VF Corp. has jumped into the bidding for bankrupt Eddie Bauer Holdings Inc. as the auction of the retailer’s assets nears on Thursday.
This story first appeared in the July 15, 2009 issue of WWD. Subscribe Today.
The 89-year-old Bauer’s positioning as an outdoor outfitter could provide a good match for VF, whose portfolio of outdoor labels includes The North Face, Napapijri and accessories specialists Kipling, JanSport, Eastpak and Eagle Creek. It would also add substantially to VF’s retail footprint. At the end of 2008, VF operated 698 stores around the world, including 74 outlets, and its stores accounted for 16 percent of company revenues, or about $1.22 billion.
VF notified the Delaware bankruptcy court overseeing the Bauer case on Monday that it is a “party in interest” and asked to receive all documents pertaining to the case.
The roster of contenders for Eddie Bauer also includes a combination of Iconix Brand Group Inc. and a strategic retail partner that was not immediately identified. Sources familiar with the auction process said Iconix would be responsible for the brand management, its main area of expertise, and the retail partner would operate the 371 stores. In addition, Iconix could later partner with a liquidator to sell off the assets, including leases to stores it doesn’t want, the sources said.
Spokeswomen for VF and Iconix declined comment.
Bauer filed its Chapter 11 petition on June 16, and as part of its filing entered into a stalking-horse purchase agreement with CCMP Capital Advisors LLC for $202 million in cash, with adjustments for working capital and other considerations. CCMP is a buyout firm that once included Cabela’s, Crosstown Traders and Cornerstone Brands in its portfolio.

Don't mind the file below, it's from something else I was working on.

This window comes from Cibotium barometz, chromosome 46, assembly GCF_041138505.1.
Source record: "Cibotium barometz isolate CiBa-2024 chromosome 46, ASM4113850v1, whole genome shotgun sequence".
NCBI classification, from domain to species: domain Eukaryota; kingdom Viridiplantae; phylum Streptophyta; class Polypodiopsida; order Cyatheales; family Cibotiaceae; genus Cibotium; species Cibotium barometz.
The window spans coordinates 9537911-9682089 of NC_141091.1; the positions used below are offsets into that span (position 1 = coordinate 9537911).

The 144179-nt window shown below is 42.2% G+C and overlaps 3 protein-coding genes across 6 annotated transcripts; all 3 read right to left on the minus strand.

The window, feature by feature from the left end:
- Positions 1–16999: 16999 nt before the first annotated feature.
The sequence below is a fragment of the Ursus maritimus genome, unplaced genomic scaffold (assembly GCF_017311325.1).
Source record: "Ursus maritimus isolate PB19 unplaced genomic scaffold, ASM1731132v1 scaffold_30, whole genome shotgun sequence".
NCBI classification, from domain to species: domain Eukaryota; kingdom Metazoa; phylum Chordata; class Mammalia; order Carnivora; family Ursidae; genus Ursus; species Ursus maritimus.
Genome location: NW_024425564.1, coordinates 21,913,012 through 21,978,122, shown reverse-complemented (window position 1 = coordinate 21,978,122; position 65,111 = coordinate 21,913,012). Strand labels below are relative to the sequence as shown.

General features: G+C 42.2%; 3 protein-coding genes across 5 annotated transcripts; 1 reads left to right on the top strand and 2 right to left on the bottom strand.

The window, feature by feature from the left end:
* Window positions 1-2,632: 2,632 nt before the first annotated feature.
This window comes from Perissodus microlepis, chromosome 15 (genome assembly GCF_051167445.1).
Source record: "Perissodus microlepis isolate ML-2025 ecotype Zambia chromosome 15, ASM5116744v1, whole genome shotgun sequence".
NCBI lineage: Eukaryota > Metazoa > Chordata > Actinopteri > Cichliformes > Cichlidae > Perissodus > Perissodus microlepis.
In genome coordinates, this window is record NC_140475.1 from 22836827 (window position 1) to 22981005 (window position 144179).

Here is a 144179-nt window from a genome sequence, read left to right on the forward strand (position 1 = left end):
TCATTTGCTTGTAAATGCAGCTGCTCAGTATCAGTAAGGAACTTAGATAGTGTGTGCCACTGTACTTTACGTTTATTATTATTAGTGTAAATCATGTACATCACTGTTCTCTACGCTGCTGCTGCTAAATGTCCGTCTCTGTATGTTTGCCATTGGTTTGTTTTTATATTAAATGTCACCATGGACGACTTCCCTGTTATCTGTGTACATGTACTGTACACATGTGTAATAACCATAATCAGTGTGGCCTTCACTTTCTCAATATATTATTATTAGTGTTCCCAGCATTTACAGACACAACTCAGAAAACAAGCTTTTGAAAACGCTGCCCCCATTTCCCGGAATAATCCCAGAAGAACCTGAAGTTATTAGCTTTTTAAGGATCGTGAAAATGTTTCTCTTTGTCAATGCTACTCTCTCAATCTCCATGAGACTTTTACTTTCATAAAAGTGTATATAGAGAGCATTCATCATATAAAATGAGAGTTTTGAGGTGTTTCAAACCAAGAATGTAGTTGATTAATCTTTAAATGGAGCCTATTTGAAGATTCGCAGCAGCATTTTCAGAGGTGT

Sources said VF and Iconix, believed to be the only two strategic buyers, will face intense competition from CCMP, an affiliate of Rainier Holdings, and private equity firm Golden Gate Capital.
Golden Gate Capital has long held an interest in Bauer and acquired its brother divisions, Spiegel and Newport News, after the post-bankruptcy reorganization of former parent Spiegel Brands Inc. in 2005. Bauer became a stand-alone firm and went public, but shareholders in February 2007 rejected a deal to be acquired by affiliates of Sun Capital Partners Inc. and Golden Gate for $286 million.
Golden Gate has been particularly active in acquiring companies that, like Spiegel and Bauer, have substantial direct-to-consumer operations. In recent years, the firm acquired Haband, Appleseed’s, The Tog Shop, Draper’s & Damon’s, Sahalie and Norm Thompson. It also has a significant retail operation through its acquisition of Express.
Other financial buyers said to be interested in the chain include liquidation firms Gordon Brothers and Hilco Consumer Capital, which are said to be planning a joint bid.
On Thursday the parties will have the opportunity to bid for either all of the assets as a going concern or just a portion of them. A hearing is set for July 22 to approve the buyer selected at auction.
Bauer, which saw its 2008 sales decline 1.8 percent to $971.3 million, is still considered one of the iconic names in outdoor and leisure apparel.
Sources connected to the bidding process said they expect Bauer will likely be acquired by a buyer that would keep the retailer in operation.